Problems arising out of over-extraction of groundwater, encroachment of water bodies and contamination of clean water supplies were raised during a meet organised on the occasion of World Water Day here on Saturday.

Some of the speakers spoke about the neglect of water sources and improved disposal of dirty water. “The Capital has 60 per cent of untreated sewage and 40 per cent sewage remains unutilised. The official government list also shows 700 ponds but their condition is not known. If these ponds were to be filled with enough water, we would not need to harvest water on rooftops. Harvesting water from these ponds would solve much of our problem,” said Suresh Babu, director River Basins and Water Policy, WWF.

WWF-India CEO Ravi Singh spoke about how “in Delhi maximum water is extracted from the ground with pumps which has resulted in sinking of the water table. This is resulting in high amount of pollution level in river waters which in turn is adversely affecting the bio-diversity.”

Mr. Singh said that in the absence of fresh water, polluted water is being used for irrigation. He cautioned about its effects and said: “Such water contains high amount of metallic/chemical content. So everything we eat or drink – be it fruit, milk, vegetable – all contain high levels of toxins.”

Noting that “tomatoes, red chilli and pomegranate have the highest amount of chemical elements”, he cautioned that “in future consuming polluted water and food material will lead to low mental health in children and youth. It will affect their success rate and hence, directly affect the GDP of the country.”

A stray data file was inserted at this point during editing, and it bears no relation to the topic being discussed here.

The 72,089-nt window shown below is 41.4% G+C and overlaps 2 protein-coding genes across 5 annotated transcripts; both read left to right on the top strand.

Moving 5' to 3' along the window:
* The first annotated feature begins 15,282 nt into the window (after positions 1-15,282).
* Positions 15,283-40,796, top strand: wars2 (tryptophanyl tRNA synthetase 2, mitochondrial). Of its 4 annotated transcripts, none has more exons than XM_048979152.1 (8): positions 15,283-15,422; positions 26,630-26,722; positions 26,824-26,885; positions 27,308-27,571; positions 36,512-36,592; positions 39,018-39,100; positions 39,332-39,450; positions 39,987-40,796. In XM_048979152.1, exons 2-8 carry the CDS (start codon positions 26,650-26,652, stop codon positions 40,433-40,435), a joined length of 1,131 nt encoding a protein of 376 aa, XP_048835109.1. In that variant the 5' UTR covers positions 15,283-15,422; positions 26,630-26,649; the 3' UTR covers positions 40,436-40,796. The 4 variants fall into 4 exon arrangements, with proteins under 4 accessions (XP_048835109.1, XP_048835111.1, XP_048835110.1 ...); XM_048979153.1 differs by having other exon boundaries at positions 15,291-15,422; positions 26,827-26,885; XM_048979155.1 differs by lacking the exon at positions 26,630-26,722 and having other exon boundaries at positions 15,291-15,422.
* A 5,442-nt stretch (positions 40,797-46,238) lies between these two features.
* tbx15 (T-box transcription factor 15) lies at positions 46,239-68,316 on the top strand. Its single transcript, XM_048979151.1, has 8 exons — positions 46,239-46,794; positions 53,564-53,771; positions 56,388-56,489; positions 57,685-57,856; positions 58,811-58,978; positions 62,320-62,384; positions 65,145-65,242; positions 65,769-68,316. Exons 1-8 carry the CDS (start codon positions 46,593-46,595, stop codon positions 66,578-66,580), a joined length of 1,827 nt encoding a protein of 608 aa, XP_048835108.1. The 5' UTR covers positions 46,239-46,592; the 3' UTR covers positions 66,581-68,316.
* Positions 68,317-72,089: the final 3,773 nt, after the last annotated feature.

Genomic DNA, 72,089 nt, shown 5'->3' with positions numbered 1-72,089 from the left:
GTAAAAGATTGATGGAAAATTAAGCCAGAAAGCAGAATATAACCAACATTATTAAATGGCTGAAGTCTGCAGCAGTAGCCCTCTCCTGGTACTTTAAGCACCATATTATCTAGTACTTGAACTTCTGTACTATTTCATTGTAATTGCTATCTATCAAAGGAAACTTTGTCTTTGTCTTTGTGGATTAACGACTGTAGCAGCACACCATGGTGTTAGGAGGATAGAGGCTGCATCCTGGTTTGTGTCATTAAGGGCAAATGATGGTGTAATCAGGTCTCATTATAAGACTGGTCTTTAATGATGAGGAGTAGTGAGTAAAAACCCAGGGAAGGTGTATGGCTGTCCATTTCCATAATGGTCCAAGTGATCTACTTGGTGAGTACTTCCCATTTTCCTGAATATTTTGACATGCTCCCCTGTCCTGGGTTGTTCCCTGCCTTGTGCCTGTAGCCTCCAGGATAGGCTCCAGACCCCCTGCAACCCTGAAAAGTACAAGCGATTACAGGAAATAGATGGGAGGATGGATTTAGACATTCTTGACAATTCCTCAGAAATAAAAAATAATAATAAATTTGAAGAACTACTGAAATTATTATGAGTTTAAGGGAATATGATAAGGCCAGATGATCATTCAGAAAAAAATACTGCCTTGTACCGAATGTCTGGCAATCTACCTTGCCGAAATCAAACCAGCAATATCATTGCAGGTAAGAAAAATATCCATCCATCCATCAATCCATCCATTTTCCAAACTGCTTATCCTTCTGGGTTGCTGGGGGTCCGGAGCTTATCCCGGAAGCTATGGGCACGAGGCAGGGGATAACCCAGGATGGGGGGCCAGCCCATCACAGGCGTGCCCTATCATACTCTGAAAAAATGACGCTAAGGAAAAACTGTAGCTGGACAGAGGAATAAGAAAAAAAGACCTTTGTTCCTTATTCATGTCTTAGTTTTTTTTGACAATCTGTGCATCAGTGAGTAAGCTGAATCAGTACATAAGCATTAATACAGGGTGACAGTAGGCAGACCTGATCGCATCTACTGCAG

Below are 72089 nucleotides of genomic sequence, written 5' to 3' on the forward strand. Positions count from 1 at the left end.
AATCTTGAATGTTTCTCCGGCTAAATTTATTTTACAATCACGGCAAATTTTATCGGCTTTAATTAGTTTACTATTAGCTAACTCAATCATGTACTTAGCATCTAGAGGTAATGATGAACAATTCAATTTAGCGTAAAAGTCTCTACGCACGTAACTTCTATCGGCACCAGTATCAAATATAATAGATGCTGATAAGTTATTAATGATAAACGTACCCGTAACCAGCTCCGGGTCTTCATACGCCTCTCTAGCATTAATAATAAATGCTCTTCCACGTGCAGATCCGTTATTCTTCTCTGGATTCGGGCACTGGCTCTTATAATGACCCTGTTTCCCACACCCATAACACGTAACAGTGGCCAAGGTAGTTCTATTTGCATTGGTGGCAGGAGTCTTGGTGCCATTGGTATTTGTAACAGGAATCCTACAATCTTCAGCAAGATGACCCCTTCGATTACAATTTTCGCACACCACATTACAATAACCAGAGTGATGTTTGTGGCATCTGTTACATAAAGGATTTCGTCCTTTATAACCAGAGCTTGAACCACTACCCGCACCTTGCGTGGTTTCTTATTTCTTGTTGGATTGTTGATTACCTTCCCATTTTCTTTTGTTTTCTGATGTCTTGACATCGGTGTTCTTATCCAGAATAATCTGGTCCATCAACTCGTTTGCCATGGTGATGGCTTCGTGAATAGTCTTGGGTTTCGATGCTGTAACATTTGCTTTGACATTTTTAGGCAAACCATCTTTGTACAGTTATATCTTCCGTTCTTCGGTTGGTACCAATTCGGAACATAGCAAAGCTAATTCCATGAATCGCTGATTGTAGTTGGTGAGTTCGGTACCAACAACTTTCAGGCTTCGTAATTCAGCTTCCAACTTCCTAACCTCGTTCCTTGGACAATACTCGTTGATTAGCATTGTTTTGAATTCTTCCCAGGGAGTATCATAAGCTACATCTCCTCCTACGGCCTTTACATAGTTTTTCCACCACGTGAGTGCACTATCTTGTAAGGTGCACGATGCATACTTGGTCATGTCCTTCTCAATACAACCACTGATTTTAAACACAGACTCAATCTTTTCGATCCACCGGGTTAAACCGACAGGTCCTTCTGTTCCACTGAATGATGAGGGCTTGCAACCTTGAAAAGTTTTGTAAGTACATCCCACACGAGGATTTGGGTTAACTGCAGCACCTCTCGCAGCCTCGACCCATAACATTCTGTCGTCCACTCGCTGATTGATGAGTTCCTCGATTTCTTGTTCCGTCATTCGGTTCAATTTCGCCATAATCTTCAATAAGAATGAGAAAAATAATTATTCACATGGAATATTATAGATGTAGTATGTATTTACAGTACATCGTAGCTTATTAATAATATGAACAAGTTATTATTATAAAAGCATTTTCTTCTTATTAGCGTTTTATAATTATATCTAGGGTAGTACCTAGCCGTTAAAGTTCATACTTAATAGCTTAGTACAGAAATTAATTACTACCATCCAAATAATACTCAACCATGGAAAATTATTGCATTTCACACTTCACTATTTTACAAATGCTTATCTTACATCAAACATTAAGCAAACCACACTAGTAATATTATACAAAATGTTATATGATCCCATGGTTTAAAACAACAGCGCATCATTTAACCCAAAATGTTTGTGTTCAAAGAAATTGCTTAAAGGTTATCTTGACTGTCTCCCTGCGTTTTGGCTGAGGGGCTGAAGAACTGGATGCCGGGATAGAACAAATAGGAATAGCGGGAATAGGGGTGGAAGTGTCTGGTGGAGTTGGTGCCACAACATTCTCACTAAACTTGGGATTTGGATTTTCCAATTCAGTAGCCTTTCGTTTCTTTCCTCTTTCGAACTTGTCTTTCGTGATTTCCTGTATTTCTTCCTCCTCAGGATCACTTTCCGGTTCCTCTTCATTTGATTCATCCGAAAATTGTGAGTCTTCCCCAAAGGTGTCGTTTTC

To address the problem of water sanitation and conservation, WWF-India has also partnered with HSBC and environment NGOs Water Aid and Earth Watch. Speaking on the occasion, Naina Lal Kidwai, director HSBC Asia-Pacific and Country Head, India, said: “Access to safe water and sanitation is the first step out of poverty for individuals; managing water resources effectively sustains ecosystems, industries and communities by protecting the vital water resources they depend upon. We have prioritised the need to develop awareness and create change towards water sanitation, conservation and management and look forward to seeing its compounded positive impact on society.”

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